Intestinal Colonization by Enteropathogenic Escherichia coli
Enteropathogenic Escherichia coli (EPEC) strains of classical serotypes were the first E. coli strains to be identified as intestinal pathogens in association with outbreaks of infantile diarrhoea in the 1940’s and 1950’s. EPEC remain a significant cause of severe and persistant disease in infants, particularly in developing countries. The pathogenesis of EPEC diarrhoea has remained elucive since EPEC do not possess any of the well-defined virulence characteristics of other diarrhoea-causing E. coli such as enterotoxins or epithelial invasiveness. A major breakthrough in EPEC pathogenesis came with the observation that EPEC adhere to the small intestine and produce an ‘attaching and effacing’ (AE) lesion in the enterocyte brush border membrane (Ulshen and Rollo, 1980). The lesion (visible by electron microscopy) is characterised by localised destruction of brush border microvilli and intimate attachment of bacteria to the apical enterocyte membrane, often in a cup-like pedestal structure. In another important study Cravioto et al. (1979) showed that most EPEC strains adhered to cultured HEp-2 cells whereas non-EPEC strains rarely adhered.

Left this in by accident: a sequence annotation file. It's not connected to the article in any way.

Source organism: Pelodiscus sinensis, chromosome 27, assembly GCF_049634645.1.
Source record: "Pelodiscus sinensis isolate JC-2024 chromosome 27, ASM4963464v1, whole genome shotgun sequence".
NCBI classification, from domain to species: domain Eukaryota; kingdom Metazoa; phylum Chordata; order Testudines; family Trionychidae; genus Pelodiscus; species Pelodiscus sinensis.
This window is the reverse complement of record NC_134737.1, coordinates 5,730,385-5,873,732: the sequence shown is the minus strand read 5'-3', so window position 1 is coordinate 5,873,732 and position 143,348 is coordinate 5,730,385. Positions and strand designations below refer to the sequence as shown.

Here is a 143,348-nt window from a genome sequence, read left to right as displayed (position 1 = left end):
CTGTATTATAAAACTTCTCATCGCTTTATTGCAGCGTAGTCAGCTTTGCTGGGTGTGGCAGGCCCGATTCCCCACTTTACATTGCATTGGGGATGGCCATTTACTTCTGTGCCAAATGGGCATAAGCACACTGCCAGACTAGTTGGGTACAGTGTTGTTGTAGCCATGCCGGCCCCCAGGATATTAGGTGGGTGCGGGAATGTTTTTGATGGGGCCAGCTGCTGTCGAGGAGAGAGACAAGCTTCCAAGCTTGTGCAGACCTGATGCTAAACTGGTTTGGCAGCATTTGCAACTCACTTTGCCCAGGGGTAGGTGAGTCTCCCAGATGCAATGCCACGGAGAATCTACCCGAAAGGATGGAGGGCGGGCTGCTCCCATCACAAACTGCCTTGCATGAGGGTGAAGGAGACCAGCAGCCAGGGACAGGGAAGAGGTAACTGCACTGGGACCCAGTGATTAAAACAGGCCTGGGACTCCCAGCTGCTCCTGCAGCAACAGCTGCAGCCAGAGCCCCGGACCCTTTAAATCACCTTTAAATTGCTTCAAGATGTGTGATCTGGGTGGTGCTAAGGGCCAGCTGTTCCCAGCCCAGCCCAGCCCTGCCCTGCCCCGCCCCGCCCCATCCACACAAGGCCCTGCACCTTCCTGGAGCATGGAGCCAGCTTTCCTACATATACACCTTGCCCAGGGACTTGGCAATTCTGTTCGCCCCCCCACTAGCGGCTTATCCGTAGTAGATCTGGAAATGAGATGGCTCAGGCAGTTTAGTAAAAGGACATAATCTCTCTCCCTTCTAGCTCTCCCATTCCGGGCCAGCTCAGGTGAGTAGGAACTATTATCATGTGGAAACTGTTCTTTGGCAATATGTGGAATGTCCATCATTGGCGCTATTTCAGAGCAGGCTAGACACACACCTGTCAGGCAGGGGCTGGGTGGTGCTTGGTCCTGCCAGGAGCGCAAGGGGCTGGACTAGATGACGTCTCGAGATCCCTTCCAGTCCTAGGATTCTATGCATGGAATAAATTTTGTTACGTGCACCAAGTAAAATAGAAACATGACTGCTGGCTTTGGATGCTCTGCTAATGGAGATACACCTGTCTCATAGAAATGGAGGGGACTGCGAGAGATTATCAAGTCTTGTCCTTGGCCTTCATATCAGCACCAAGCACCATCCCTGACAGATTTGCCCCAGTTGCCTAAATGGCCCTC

KeywordsBrush Border Localise Adhesion EPEC Strain Human Intestinal Mucosa Microvillous Membrane
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